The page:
Most cave divers recognize five general rules for safe cave diving, which were popularized, adapted and became generally accepted from Sheck Exley`s 1977 publication Basic Cave Diving: A Blueprint for Survival. In this book, Exley included accounts of actual cave diving accidents, and followed each one with a breakdown of what factors contributed to the accident. Despite the uniqueness of any individual accident, Exley found that at least one of a small number of major factors contributed to each one. This technique for breaking down accident reports and finding common causes among them is now called Accident Analysis, and is taught in introductory cave diving courses. Exley outlined a number of these resulting cave diving rules, but today these five are the most recognized:
Training: A safe cave diver never exceeds the boundaries of his/her training. Cave diving is normally taught in segments, each segment focusing on more complex aspects of cave diving. Furthermore, each segment of training must be coupled with real world experience before moving to a more advanced level. Accident analysis of recent cave diving fatalities has proven that academic training without sufficient real world experience is not enough should an emergency occur underwater. Only by slowly building experience can one remain calm enough to recall their training should a situation arise, whereas an inexperienced diver (who may be recently trained) —will tend to panic when confronted with a similar situation. Guide line: A continuous guide line is maintained at all times between the leader of a dive team and a fixed point selected outside the cave entrance in open water. Often this line is tied off a second time as a backup directly inside the cavern zone. As the dive leader lays the guideline he takes great care to ensure there is sufficient tension on the line. Should a silt out occur, divers can find the taut line and successfully follow it back to the cave entrance. It is important to note that not using a guide line is the number one cause of fatality among untrained, non-certified divers who venture into caves. Depth rules: Gas consumption and decompression obligation increase with depth, and it is critical that no cave diver exceeds the dive plan or the maximum operating depth (MOD) of the gas mixture used. Also, the effects of nitrogen narcosis are possibly greater in a cave, even for a diver who has the same depth experience in open water. Cave divers are advised not to dive to "excessive depth," and to keep in mind this effective difference between open water depth and cave depth. It should be noted that among fully trained cave divers, not paying sufficient attention to depth is the number one cause of fatality.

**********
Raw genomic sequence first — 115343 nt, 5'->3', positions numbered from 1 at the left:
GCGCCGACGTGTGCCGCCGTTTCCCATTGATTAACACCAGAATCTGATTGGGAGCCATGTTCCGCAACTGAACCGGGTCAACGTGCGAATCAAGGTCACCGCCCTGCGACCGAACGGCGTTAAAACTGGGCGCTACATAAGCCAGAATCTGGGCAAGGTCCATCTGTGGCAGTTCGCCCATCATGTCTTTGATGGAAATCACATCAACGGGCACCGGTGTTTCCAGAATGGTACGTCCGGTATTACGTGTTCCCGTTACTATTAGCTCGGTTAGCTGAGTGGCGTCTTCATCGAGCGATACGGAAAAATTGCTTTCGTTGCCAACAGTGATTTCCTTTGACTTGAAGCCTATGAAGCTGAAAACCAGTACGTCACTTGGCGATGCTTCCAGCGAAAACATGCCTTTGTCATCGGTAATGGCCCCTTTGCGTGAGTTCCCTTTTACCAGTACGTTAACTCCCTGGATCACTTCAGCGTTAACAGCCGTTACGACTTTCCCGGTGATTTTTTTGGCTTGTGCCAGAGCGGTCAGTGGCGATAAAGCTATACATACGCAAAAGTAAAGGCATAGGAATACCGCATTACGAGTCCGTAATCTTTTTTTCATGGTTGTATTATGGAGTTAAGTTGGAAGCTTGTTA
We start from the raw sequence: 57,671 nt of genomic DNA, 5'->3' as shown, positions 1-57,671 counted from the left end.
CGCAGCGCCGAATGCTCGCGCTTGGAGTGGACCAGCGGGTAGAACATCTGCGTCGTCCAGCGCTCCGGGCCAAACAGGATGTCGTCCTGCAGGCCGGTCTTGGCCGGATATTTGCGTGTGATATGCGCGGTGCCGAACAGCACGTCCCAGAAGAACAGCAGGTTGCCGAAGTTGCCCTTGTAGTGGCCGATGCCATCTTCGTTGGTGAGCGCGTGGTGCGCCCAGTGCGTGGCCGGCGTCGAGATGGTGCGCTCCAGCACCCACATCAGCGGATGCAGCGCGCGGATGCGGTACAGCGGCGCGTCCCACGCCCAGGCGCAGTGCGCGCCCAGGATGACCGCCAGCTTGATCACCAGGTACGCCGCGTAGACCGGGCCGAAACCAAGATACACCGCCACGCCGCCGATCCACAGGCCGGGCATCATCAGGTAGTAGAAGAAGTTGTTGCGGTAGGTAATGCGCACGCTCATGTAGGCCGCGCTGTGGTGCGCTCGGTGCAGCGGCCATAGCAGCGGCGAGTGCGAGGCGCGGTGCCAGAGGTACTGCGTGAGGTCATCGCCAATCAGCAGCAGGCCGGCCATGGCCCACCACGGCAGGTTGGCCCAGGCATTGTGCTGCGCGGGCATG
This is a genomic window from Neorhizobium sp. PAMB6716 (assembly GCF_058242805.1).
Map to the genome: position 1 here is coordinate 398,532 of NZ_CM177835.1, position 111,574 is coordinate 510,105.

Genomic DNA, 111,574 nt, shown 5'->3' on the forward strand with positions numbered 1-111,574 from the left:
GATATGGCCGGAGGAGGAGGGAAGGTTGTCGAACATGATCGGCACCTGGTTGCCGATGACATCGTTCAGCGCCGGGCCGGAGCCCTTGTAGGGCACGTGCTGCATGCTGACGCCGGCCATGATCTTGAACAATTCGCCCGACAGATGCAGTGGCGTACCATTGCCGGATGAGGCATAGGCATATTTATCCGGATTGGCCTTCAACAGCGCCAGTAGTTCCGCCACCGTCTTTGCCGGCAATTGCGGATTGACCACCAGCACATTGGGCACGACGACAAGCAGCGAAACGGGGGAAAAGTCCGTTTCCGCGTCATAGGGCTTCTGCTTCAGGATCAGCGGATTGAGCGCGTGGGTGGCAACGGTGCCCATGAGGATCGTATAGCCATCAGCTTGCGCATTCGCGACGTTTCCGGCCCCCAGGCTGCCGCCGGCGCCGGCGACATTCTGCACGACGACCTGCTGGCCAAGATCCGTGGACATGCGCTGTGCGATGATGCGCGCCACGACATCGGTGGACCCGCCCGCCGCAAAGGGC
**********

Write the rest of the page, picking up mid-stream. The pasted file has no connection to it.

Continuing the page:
Air (gas) management: The most common protocol is the `rule of thirds,` in which one third of the initial gas supply is used for ingress, one third for egress, and one third to support another team member in the case of an emergency. UK practice is to adhere to the rule of thirds too, but with added emphasis that you must keep depletion of your separate air systems "balanced," so that the loss of a complete air system will still leave you with sufficient air to return safely. Note that the rule of thirds makes no allowance for the increased air consumption that the loss of an air system will induce. Dissimilar tank sizes among the divers are also not included and the proper amount of air reserve must be calculated for each dive (if tanks are dissimilar). UK practice is to assume that anyone else diving with you does not exist, as in a typical UK sump there is absolutely nothing that you can do to assist him. Most UK cave divers dive solo. US sump divers follow a similar protocol. Note that the rule of thirds was devised as an approach to diving Florida`s caves - they typically have high outflow currents, which help to reduce air consumption when exiting. In a cave system with little (or no) outflow it is mandatory to reserve more air than is dictated by the rule of thirds.
Lights: All cave divers must have three independent sources of light. One is considered the primary and the other two are considered backup lights. If ANY ONE of the three light sources fail for one diver, the dive is called off and ended for all members of the dive team. These five rules may be remembered with the mnemonic The Good Divers Are Living, the first letter of each word referring to the first letter of the corresponding rule. An alternative mnemonic taught in the United States is Thank Goodness All Divers Live, requiring a rearrangement of the rules.
Cave diving requires a wide variety of very specialized techniques. Divers who do not adhere strictly to these techniques, as well as equipment specifications, greatly increase the amount of risk against them. The cave diving community works hard to educate the public on the risks they assume when they enter water-filled caves. Warning signs with the likenesses of the Grim Reaper have been placed just inside the openings of many popular caves in the US, and others have been placed in nearby parking lots and local dive shops.
Many cave diving sites around the world contain basins, which are also popular open-water diving sites. These sites try to minimize the risk of untrained divers being tempted to venture inside the cave systems. With the support of the cave diving community, many of these sites enforce a "no-lights rule" for divers who lack cave training — they may not carry any lights into the water with them. It is easy to venture into an underwater cave with a light and not realize how far away from the entrance (and daylight) one has swam; this rule is based on the theory that, without a light, divers will not venture beyond the point where they can see.